It’s official: CBS' Miller to NYPD counterterrorism

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John Miller. (AP Photo/CBS, Heather Wines)
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Alex Weprin

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CBS News correspondent John Miller has made it official: he is re-joining the NYPD in a high-level counterterrorism role. Miller announced the move on WCBS shortly after 5:30 p.m.

"If you take the L.A. experience, we had a pretty effective shop there, I think if you look at the New York experience they have, certainly it is the most complex and forward-leaning counterterrorism operation of any police department in the world, so it will be a great challenge that I will have to rise to," Miller said

For CBS News, the loss of Miller hits hard, with staffers calling it “devastating,” and “ huge loss.” As we reported earlier this month, he delivered a slew of scoops for the network, including interviews and access no other reporter could ever see. That access was driven in part by his extensive law enforcement background, which includes the NYPD, LAPD and stints at the FBI and in the office of the Director of National Intelligence.

"We have a lot of regard for John, we don’t like to lose him, but if it is to public service, and law enforcement, that he cares about, we don’t feel it is right to stand in his way," CBS News president David Rhodes told Capital Thursday afternoon. "He knows that if and when he wants to return to journalism, we are going to welcome him back."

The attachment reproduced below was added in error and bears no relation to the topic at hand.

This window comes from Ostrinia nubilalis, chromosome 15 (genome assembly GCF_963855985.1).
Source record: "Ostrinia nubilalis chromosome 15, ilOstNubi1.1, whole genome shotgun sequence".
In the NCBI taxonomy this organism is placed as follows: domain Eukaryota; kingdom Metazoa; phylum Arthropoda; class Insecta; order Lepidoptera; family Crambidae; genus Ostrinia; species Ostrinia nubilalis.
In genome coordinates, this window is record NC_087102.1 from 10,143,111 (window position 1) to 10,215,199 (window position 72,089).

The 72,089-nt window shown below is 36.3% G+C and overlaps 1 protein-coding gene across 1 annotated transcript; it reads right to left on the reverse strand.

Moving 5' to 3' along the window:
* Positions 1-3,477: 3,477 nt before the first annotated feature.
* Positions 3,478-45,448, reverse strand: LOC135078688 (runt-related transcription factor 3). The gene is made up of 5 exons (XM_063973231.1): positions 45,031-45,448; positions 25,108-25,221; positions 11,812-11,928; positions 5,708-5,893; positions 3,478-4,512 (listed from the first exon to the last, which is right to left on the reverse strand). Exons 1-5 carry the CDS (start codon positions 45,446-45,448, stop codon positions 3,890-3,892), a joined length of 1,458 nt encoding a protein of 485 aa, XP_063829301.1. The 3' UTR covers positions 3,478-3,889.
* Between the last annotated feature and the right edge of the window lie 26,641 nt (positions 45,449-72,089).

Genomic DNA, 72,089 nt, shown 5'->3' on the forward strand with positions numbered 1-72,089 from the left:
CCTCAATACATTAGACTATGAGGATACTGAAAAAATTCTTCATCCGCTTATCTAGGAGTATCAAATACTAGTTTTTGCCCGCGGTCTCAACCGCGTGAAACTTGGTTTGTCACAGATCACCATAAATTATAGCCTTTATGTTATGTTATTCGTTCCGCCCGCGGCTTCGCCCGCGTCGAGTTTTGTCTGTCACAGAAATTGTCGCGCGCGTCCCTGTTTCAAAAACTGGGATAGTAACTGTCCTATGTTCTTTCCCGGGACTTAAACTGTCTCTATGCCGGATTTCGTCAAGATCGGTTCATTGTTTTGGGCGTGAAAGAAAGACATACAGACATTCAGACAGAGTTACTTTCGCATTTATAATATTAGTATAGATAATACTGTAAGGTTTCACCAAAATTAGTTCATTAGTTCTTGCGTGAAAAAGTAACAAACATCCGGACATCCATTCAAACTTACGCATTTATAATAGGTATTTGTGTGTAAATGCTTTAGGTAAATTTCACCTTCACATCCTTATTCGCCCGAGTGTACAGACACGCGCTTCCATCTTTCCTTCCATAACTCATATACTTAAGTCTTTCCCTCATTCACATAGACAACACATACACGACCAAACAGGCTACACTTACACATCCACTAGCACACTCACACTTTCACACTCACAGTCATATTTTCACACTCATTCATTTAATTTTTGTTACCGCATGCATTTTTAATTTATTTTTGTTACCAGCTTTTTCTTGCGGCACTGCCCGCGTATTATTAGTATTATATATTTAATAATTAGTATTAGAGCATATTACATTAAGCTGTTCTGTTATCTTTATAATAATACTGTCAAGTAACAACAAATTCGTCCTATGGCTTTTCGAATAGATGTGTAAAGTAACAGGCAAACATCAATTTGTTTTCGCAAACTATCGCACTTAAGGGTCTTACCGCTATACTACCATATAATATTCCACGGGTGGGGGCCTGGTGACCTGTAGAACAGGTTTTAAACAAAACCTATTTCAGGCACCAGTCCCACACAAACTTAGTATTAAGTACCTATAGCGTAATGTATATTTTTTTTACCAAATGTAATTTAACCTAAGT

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In fact, Miller will be back in January, Rhodes says.

"We do plan to have him on CBS This Morning as an NYPD official in what I think will be his first week on the job which is Jan. 6," Rhodes says. "He will be 'John Miller, NYPD,' and we will be transparent with the audience with what his role is. John is going to be I’m sure a guest with us, he will be someone who we cover, and he is going to be a public figure. So you will probably continue to see him on CBS, just in a different capacity and I’m sure not quite as much."

Miller's law enforcement past was pushed to the spotlight this month after he filed a report for “60 Minutes” about the NSA, which was widely regarded as being friendly to the federal agency, which has been under fire since details on its surveillance programs were leaked by Edward Snowden. The segment only happened because of Miller’s connections, and it did feature access deeper than other TV programs that covered the NSA.

It is not clear whether Miller knew he would be reentering the public sphere in a counterterrorism/intelligence capacity when the “60 Minutes” report was filed.

At the NYPD, Miller will once again be working with his friend and mentor Bill Bratton, who becomes NYPD commissioner in the new year. Bratton previously hired Miller at the NYPD in the mid-90s, where the reporter led the police force’s press office, and at the LAPD in the mid-2000s, where he led its counterterrorism and intelligence unit.